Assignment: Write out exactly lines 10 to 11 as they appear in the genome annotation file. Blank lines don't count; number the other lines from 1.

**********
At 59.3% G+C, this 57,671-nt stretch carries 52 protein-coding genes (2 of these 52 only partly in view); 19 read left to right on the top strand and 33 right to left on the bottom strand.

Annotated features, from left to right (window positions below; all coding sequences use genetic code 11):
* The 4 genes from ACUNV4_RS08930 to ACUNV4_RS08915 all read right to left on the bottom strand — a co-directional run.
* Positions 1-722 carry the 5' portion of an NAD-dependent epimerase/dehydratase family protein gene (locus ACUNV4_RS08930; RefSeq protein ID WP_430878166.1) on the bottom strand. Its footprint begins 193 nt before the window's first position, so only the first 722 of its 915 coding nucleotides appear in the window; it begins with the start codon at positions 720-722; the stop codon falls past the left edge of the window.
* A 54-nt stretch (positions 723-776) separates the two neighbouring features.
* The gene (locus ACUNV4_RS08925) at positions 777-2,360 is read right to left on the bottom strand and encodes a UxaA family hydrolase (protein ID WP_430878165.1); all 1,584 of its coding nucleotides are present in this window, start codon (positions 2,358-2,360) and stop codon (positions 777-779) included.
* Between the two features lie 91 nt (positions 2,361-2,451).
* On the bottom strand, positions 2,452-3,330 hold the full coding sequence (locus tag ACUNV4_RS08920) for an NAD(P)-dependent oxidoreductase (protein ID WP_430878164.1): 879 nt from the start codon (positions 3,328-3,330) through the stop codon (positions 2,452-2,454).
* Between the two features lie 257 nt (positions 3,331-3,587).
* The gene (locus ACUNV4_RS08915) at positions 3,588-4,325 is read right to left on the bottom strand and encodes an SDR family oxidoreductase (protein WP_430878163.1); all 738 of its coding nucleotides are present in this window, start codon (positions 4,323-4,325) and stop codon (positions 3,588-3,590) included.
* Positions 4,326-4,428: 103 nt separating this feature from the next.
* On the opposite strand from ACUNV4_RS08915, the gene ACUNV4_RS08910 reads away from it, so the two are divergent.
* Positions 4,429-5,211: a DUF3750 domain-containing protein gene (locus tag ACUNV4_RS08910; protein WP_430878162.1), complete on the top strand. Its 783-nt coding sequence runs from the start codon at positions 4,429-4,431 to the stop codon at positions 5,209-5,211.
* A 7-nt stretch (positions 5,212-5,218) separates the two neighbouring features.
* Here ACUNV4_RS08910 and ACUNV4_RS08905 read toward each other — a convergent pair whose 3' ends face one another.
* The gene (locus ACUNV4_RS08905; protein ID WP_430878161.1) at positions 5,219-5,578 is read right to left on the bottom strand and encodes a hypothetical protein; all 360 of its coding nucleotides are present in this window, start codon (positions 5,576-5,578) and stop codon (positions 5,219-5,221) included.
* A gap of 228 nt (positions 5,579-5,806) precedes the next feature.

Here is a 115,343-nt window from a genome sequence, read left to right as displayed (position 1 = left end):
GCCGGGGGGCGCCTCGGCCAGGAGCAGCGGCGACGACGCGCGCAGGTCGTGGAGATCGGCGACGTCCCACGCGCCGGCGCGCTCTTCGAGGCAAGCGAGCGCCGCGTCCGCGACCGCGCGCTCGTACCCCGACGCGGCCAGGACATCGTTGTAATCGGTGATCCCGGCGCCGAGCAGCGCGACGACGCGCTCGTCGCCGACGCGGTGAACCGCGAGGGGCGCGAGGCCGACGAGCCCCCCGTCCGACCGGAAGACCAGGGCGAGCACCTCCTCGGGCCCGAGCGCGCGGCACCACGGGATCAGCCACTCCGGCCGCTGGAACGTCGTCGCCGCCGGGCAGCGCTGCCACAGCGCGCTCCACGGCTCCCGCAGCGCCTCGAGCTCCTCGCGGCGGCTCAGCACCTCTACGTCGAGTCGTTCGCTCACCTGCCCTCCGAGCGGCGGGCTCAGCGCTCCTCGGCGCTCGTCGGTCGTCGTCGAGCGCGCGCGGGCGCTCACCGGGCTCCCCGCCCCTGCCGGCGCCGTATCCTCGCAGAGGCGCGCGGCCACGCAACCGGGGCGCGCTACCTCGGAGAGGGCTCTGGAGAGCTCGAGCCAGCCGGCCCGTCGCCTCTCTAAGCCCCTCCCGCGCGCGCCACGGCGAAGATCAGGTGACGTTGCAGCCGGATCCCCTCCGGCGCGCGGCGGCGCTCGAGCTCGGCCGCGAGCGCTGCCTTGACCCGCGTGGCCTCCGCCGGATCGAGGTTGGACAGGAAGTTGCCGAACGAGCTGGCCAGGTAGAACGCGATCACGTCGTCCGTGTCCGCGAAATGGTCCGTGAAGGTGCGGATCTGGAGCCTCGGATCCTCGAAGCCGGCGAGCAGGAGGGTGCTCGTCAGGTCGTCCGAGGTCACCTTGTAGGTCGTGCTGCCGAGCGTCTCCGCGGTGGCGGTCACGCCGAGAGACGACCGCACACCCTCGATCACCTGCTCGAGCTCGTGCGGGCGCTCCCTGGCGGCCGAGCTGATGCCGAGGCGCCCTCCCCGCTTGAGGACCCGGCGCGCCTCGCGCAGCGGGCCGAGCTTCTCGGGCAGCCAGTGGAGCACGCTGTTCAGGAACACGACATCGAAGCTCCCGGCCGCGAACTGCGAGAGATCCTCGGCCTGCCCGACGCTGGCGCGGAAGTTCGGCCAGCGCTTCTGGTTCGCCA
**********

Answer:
* The gene (locus ACUNV4_RS08915) at positions 3,588-4,325 is read right to left on the bottom strand and encodes an SDR family oxidoreductase (protein WP_430878163.1); all 738 of its coding nucleotides are present in this window, start codon (positions 4,323-4,325) and stop codon (positions 3,588-3,590) included.
* Positions 4,326-4,428: 103 nt separating this feature from the next.